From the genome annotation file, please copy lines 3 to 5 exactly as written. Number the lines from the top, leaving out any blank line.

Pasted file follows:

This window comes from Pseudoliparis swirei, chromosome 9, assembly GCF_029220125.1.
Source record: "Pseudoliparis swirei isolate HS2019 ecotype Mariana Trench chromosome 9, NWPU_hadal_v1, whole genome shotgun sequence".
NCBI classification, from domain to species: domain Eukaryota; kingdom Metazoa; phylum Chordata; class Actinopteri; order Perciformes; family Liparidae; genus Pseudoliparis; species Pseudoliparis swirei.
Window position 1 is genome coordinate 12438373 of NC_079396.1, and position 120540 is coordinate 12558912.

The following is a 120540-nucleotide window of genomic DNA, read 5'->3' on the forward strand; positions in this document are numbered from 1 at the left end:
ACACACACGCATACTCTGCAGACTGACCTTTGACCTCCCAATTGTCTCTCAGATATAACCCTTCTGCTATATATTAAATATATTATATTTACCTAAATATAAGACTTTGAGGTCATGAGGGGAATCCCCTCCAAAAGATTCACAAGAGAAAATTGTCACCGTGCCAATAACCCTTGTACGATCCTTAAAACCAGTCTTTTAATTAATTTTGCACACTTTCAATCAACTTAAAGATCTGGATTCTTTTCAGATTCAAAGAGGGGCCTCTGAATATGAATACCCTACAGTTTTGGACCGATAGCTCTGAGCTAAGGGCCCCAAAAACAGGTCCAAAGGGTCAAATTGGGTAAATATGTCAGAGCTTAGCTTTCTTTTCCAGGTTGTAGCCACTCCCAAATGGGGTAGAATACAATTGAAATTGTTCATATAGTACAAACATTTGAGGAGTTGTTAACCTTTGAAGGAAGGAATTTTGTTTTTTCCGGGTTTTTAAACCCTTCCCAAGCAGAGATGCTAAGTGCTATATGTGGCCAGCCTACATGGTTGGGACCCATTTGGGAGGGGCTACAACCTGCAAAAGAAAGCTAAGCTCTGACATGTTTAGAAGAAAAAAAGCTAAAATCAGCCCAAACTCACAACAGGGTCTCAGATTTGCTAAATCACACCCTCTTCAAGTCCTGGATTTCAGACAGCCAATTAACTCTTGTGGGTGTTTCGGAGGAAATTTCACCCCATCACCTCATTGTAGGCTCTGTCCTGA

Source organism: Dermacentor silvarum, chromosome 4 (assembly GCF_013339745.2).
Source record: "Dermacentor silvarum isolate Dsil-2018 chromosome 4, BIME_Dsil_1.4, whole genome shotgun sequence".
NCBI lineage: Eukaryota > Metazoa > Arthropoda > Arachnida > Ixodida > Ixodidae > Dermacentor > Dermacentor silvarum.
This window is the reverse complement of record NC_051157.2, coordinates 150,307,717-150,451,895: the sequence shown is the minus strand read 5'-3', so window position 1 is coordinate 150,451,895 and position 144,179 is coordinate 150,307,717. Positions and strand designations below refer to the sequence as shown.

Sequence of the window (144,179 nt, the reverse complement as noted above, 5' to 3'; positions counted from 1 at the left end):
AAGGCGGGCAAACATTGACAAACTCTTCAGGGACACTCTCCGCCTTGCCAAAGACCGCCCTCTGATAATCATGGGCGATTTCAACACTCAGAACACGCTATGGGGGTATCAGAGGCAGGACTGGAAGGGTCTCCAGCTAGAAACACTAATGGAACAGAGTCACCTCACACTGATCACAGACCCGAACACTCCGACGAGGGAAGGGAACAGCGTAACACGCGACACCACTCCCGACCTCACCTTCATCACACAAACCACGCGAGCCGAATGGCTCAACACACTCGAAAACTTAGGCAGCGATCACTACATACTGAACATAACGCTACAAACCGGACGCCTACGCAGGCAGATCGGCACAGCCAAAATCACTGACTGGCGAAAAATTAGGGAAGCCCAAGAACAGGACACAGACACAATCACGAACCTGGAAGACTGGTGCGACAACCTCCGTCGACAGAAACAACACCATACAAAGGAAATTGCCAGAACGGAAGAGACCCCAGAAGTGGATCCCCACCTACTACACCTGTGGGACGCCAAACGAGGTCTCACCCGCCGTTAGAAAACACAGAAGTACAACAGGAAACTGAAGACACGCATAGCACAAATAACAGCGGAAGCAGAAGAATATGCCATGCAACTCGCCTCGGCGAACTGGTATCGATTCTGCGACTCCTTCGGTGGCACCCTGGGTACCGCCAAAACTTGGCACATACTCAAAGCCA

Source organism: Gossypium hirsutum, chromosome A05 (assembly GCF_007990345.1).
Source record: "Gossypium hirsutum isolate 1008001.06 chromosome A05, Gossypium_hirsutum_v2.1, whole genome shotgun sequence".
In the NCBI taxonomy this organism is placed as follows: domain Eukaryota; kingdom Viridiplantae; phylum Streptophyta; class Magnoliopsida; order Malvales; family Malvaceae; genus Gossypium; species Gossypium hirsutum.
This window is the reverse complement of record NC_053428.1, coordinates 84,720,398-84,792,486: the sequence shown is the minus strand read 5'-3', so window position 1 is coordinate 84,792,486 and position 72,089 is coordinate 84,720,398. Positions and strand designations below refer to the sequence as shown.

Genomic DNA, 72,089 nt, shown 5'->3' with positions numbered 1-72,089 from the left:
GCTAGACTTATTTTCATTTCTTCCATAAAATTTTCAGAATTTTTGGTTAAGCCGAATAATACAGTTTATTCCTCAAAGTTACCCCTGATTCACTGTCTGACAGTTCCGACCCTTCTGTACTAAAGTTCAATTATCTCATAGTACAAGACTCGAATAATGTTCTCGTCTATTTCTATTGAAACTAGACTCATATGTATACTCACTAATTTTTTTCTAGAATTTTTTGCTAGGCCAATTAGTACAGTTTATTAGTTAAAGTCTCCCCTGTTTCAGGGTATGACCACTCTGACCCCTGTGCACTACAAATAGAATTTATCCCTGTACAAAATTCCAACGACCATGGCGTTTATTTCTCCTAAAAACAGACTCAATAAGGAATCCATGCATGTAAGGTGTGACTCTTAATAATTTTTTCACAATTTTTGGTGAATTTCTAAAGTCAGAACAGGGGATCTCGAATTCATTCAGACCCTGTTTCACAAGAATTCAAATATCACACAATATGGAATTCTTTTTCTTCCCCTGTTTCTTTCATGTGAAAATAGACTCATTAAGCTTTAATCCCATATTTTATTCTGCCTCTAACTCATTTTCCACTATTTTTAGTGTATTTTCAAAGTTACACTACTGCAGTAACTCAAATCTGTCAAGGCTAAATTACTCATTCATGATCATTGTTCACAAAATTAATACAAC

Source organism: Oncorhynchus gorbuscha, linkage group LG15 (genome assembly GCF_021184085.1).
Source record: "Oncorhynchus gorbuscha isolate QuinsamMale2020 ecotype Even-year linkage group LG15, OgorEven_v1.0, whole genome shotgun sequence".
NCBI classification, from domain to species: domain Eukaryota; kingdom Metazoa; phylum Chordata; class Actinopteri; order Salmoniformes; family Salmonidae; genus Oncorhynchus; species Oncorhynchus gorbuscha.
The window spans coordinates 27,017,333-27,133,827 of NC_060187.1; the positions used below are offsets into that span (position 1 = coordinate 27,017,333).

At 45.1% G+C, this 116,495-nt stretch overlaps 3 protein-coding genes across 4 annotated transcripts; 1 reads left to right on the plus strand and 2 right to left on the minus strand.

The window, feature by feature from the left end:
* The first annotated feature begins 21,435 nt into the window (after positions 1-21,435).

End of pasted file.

NCBI classification, from domain to species: domain Eukaryota; kingdom Metazoa; phylum Chordata; class Actinopteri; order Perciformes; family Liparidae; genus Pseudoliparis; species Pseudoliparis swirei.
Window position 1 is genome coordinate 12438373 of NC_079396.1, and position 120540 is coordinate 12558912.

The following is a 120540-nucleotide window of genomic DNA, read 5'->3' on the forward strand; positions in this document are numbered from 1 at the left end: